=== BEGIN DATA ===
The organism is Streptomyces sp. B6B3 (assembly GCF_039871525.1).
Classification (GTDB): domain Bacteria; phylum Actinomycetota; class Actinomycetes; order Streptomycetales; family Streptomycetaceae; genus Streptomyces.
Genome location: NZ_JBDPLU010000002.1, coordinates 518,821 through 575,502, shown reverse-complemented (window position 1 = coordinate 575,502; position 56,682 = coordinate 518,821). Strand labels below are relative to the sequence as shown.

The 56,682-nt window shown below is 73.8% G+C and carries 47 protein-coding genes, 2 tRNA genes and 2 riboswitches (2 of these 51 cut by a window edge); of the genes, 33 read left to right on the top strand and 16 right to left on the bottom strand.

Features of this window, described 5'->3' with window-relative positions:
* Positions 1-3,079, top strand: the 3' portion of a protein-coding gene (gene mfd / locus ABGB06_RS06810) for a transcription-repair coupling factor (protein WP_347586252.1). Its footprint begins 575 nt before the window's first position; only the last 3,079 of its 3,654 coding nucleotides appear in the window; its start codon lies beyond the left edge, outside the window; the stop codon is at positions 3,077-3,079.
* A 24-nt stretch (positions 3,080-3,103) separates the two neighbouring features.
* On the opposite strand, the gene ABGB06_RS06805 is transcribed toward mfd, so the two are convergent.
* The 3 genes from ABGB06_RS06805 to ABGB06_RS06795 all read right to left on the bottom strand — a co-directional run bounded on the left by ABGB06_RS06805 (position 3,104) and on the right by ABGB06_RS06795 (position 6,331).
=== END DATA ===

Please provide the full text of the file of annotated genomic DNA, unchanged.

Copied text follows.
The organism is Streptomyces sp. B6B3 (assembly GCF_039871525.1).
Classification (GTDB): domain Bacteria; phylum Actinomycetota; class Actinomycetes; order Streptomycetales; family Streptomycetaceae; genus Streptomyces.
Genome location: NZ_JBDPLU010000002.1, coordinates 518,821 through 575,502, shown reverse-complemented (window position 1 = coordinate 575,502; position 56,682 = coordinate 518,821). Strand labels below are relative to the sequence as shown.

The 56,682-nt window shown below is 73.8% G+C and carries 47 protein-coding genes, 2 tRNA genes and 2 riboswitches (2 of these 51 cut by a window edge); of the genes, 33 read left to right on the top strand and 16 right to left on the bottom strand.

Features of this window, described 5'->3' with window-relative positions:
* Positions 1-3,079, top strand: the 3' portion of a protein-coding gene (gene mfd / locus ABGB06_RS06810) for a transcription-repair coupling factor (protein WP_347586252.1). Its footprint begins 575 nt before the window's first position; only the last 3,079 of its 3,654 coding nucleotides appear in the window; its start codon lies beyond the left edge, outside the window; the stop codon is at positions 3,077-3,079.
* A 24-nt stretch (positions 3,080-3,103) separates the two neighbouring features.
* On the opposite strand, the gene ABGB06_RS06805 is transcribed toward mfd, so the two are convergent.
* The 3 genes from ABGB06_RS06805 to ABGB06_RS06795 all read right to left on the bottom strand — a co-directional run bounded on the left by ABGB06_RS06805 (position 3,104) and on the right by ABGB06_RS06795 (position 6,331).